European Union member states are likely to oppose the regulation of shipping in draft reforms to the bloc’s carbon market.
Environment ministers are meeting in Brussels today (28 February) and are expected to adopt a general approach on the post-2020 revisions to the Emissions Trading System (ETS) by this evening.
The approach will form the bedrock of their position in inter-institutional talks with the European Parliament. The bill will only become law when both diplomats and MEPs agree on an identical text.
On 16 February, the Parliament backed an amendment to the European Commission’s legislation that would regulate shipping under the ETS, which is the world’s largest carbon market and one of the bloc’s flagship policies to fight climate change.
ETS-regulated businesses measure and report their carbon emissions, handing in one allowance for each tonne they release. Permits can be traded on the markets as an incentive for companies to reduce emissions.
Under the clause, shipping will become ETS-regulated from 2023 if the International Maritime Organisation (IMO) fails to agree to global measures to combat global-warming emissions by 2021.
Yesterday, at an event opening European Shipping Week, Maltese officials signalled that member states opposed the clause. Malta holds the six-month rotating presidency of the EU and will chair today’s environment minister’s meeting and the inter-institutional talks with MEPs.
IMO talks undermined
David Kerr is head of unit for Transport, Telecommunications and Energy for Malta’s permanent representative to the EU. He said the clause risked undermining talks in the IMO, where both developing and developed nations must agree.
He said, “Let’s work together and let’s make the improvement at international level. For sure it is not easy […] these signals we send at European level are somewhat undermining the process.”
“If we send these messages that the IMO is slow, the IMO isn’t working, it is very sad to hear […] It is important that, as a European Union, we send the signal that we are partners in this process.”
There is a clause in the amendment which stops shipping’s inclusion in the ETS if the IMO does finalise global rules, either before or after the deadline.
The amendment is designed to increase pressure on the IMO to reach a long-delayed global deal to cut shipping emissions.
European cargo companies and the Clean Shipping Index, a non-profit of transport buyers who evaluate shipping companies on their environmental performance, wrote to the Commission, Parliament and Council supporting the move. Shipowners oppose it.
“Despite being tasked by the 1997 Kyoto Protocol asking to limit shipping CO2 emissions, the IMO has yet, 20 years later, to do so,” their letter to the Commission’s Jean-Claude Juncker and Parliament’s Antonio Tajani said.
Supporters of the amendment have argued that including shipping would mean the sector could contribute to the EU’s climate and energy goals.
Those goals, along with the ETS, are the bedrock of the EU’s efforts to meet its Paris Agreement climate commitments. The landmark United Nations deal did not cover shipping or aviation.
IMO Secretary-General Kitack Lim wrote to senior EU officials in January. He told them extending the ETS to cover shipping would be premature and undermine global efforts to curb emissions.
Kerr insisted, “When the IMO is under pressure, it can and will deliver.“Our message as a presidency is let’s work together with industry, stakeholders, the Council, Commission and European Parliament, in order to show we are a true EU and can assist also developing states.”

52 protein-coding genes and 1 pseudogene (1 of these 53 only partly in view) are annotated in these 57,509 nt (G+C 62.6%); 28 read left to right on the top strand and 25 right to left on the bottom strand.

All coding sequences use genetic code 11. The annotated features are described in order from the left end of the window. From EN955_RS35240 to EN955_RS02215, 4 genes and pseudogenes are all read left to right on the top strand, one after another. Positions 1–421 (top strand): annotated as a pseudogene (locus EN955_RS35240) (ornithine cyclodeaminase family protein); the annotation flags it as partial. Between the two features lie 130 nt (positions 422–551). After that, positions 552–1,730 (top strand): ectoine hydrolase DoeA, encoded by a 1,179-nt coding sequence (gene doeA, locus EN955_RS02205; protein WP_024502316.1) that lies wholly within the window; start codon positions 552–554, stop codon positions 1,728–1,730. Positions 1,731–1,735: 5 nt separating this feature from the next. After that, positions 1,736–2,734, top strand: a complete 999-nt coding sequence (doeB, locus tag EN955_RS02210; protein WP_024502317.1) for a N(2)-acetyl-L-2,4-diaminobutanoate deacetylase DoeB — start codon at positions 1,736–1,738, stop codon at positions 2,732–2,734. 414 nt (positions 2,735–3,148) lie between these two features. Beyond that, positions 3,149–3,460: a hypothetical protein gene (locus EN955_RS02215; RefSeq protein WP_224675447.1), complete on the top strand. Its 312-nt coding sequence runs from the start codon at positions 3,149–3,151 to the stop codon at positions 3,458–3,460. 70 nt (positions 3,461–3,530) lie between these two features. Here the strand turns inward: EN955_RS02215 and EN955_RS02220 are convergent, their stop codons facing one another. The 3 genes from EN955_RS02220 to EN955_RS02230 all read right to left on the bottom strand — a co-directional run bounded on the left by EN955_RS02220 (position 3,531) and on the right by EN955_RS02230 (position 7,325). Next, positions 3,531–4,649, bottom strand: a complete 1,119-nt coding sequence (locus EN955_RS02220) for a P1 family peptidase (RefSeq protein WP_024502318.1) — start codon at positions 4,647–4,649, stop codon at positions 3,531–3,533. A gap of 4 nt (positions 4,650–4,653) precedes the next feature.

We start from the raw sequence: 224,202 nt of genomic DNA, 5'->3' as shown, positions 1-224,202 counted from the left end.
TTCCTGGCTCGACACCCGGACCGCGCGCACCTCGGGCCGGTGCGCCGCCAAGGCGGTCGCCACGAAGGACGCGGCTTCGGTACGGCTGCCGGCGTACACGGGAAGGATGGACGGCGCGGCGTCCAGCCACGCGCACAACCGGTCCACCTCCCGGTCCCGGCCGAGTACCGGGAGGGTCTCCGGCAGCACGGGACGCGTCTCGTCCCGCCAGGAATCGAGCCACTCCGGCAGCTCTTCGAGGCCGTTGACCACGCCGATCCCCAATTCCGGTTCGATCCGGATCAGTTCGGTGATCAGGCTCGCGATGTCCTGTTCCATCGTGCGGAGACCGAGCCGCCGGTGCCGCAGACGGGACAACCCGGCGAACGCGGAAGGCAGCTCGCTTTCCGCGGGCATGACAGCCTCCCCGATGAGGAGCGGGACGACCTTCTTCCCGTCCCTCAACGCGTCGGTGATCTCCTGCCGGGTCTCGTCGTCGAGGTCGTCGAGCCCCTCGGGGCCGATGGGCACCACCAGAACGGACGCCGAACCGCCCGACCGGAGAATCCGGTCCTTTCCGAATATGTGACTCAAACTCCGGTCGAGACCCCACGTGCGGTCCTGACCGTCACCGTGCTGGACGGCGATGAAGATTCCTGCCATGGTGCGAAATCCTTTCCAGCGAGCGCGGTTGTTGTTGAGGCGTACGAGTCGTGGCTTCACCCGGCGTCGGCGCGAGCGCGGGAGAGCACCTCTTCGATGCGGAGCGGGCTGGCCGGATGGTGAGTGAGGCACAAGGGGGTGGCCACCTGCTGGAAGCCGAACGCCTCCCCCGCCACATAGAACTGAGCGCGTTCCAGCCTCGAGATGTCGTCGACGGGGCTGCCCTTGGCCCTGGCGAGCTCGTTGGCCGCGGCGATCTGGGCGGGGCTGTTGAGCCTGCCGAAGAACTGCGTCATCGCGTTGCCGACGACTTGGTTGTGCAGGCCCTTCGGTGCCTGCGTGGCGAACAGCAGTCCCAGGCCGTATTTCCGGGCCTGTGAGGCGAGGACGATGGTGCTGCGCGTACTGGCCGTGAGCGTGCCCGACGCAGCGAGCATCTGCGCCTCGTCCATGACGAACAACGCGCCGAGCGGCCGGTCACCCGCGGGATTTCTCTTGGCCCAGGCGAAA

The differences between developing and developed nations were also a major obstacle to the eventual signing of the Paris Agreement.
“For so many years we have portrayed this industry as a dirty industry. Let’s move forward,” Kerr said at yesterday’s event.
Improving energy efficiency on ships can cut emissions and save money. The IMO says that existing technology can reduce consumption and emissions by up to 75%.
The Ship Energy Efficiency Management Plan (SEEMP) is an IMO-brokered tool to manage energy efficiency. It was made mandatory for all ships over 400GT in July 2011.
Robert Ashdown, secretary general of the International Association of Classification Societies, said SEEMP was the first legally binding climate treaty to be struck since Kyoto. Kyoto was the precursor to the Paris Agreement.
SEEMP should become an integral part of company management systems, without increasing the administrative burden of those on board, said Tore Longva, of DNV GL, an international certification and classification society.
It should monitor current status of energy uses, collect emissions data continuously and consistency and show a trend of efficiency improvement, he added.
“Big shipping companies are worried about the cost but look into future it is not just about cost but something much bigger,” said Martti Alatalo, director of marine and offshore at Danfoss Drives.
Hybridisation with electricity from renewable energy could further cut pollution, he added.
Alatalo said that digitalisation and the cloud would make it easier to monitor and report shipping emissions. Under the global sulphur directive, ships’ fuel cannot contain more than 0.5% sulphur from 2020.
“Digitalisation opens new opportunities,” he said, “vessels will be more intelligent in the future.”
But greater digitalisation also increases the need for cybersecurity to prevent hacking or the manipulation of emissions data.
“The incentive to cheat is severe,” warned Allan Skouboe, chief technical officer of Danfoss Ixa, which develops sensors and systems for the maritime industry.
“We want to talk about cybersecurity because this is a fast moving area and probably one of areas that regulation will struggle to catch up with,” added Ashdown.